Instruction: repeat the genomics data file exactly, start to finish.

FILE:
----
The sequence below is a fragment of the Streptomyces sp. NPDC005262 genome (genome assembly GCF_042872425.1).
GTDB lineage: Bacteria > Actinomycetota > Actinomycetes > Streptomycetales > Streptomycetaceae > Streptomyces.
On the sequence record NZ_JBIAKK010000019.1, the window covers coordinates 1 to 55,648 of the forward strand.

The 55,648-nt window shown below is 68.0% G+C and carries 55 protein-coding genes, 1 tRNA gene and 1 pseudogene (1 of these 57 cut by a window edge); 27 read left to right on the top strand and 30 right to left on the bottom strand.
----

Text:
The sequence below is a fragment of the Streptomyces sp. NPDC005262 genome (genome assembly GCF_042872425.1).
GTDB lineage: Bacteria > Actinomycetota > Actinomycetes > Streptomycetales > Streptomycetaceae > Streptomyces.
On the sequence record NZ_JBIAKK010000019.1, the window covers coordinates 1 to 55,648 of the forward strand.

The 55,648-nt window shown below is 68.0% G+C and carries 55 protein-coding genes, 1 tRNA gene and 1 pseudogene (1 of these 57 cut by a window edge); 27 read left to right on the top strand and 30 right to left on the bottom strand.